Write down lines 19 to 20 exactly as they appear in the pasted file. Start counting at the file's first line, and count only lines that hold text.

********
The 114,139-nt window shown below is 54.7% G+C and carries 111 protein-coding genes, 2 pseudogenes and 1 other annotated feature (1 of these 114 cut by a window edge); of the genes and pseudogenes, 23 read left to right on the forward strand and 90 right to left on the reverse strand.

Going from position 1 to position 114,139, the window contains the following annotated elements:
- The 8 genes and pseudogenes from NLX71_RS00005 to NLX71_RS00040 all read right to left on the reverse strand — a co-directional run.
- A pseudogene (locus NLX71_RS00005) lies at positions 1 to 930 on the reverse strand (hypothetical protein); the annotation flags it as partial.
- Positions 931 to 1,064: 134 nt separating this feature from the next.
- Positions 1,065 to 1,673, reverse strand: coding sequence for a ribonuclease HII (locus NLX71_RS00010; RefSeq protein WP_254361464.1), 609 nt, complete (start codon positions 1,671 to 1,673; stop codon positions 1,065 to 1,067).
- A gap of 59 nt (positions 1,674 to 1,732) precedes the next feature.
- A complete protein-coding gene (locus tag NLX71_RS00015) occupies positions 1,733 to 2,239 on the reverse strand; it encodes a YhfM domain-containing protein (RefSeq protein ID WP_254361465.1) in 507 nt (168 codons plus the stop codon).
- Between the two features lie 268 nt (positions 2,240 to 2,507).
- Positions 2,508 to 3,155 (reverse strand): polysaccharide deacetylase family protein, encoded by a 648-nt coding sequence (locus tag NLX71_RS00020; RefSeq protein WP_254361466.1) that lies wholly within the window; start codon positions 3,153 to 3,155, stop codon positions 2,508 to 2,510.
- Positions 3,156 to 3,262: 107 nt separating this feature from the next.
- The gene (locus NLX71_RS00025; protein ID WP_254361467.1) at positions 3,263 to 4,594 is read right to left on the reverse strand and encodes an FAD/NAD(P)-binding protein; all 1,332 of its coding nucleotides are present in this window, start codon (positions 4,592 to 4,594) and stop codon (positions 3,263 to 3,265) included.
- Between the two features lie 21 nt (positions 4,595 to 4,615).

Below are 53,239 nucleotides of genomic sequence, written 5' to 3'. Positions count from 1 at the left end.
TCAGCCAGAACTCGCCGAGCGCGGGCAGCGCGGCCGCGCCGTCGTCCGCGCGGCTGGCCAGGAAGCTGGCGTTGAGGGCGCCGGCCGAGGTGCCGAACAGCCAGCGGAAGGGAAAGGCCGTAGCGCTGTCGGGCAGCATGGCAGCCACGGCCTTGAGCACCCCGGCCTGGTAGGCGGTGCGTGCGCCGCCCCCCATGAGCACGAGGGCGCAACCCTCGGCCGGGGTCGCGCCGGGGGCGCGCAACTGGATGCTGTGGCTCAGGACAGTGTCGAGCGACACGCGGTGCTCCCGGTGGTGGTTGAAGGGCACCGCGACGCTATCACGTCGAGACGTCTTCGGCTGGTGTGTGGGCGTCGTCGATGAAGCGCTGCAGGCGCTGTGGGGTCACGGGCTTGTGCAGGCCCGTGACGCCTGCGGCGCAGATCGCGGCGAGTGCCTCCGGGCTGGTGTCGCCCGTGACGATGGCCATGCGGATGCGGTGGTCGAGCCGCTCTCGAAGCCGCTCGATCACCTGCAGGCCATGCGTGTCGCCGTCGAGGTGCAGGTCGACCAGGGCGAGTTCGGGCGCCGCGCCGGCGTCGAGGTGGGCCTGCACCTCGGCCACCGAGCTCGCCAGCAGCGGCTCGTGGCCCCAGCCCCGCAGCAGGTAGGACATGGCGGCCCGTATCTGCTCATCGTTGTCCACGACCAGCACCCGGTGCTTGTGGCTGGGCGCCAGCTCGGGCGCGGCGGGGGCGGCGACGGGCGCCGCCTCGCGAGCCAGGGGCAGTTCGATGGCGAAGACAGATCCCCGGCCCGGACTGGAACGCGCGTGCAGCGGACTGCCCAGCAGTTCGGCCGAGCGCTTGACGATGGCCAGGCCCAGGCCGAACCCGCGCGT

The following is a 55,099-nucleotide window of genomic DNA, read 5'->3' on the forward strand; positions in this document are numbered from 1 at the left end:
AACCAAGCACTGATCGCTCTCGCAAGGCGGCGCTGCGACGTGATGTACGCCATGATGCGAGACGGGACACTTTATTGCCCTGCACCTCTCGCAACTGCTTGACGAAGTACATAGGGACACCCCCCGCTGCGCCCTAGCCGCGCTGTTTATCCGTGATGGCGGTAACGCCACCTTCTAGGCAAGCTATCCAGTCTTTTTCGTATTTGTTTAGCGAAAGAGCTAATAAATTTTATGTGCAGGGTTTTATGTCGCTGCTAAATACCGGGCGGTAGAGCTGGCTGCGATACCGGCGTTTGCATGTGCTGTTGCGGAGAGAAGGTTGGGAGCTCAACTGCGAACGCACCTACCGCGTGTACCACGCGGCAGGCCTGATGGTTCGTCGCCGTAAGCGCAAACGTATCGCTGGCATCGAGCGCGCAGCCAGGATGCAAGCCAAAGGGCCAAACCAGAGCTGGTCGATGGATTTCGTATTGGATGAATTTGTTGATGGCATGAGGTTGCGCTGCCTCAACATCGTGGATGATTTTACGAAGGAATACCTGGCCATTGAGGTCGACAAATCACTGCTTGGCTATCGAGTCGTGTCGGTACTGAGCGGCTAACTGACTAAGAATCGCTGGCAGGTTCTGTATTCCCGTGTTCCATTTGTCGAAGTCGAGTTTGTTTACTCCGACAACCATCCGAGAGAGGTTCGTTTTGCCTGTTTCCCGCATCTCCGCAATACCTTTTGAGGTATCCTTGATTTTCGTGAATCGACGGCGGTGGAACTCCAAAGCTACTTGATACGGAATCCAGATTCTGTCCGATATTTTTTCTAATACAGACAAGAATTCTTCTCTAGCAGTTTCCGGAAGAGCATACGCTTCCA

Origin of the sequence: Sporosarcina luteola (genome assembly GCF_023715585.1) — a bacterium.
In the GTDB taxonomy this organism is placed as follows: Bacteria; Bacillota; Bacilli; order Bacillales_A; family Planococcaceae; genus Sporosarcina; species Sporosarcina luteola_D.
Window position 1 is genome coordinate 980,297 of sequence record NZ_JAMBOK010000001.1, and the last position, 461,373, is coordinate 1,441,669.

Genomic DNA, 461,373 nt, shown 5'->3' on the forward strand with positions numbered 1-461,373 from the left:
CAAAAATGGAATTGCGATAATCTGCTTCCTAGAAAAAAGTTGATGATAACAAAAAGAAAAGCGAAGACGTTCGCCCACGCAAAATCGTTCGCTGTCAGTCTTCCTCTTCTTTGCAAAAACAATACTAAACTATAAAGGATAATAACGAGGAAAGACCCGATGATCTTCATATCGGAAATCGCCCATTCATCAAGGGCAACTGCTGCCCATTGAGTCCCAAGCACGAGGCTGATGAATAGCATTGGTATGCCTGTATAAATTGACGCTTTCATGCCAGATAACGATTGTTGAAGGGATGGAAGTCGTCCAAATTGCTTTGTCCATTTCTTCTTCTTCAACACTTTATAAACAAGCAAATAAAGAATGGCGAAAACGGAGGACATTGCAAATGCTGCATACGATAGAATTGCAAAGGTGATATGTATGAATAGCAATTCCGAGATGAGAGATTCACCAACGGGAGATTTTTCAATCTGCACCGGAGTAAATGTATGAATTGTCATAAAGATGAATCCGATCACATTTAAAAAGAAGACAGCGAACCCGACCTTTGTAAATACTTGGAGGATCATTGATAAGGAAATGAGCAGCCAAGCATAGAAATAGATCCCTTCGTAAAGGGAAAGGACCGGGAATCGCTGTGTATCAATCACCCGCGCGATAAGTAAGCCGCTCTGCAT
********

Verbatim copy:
In the GTDB taxonomy this organism is placed as follows: Bacteria; Bacillota; Bacilli; order Bacillales_A; family Planococcaceae; genus Sporosarcina; species Sporosarcina luteola_D.
Window position 1 is genome coordinate 980,297 of sequence record NZ_JAMBOK010000001.1, and the last position, 461,373, is coordinate 1,441,669.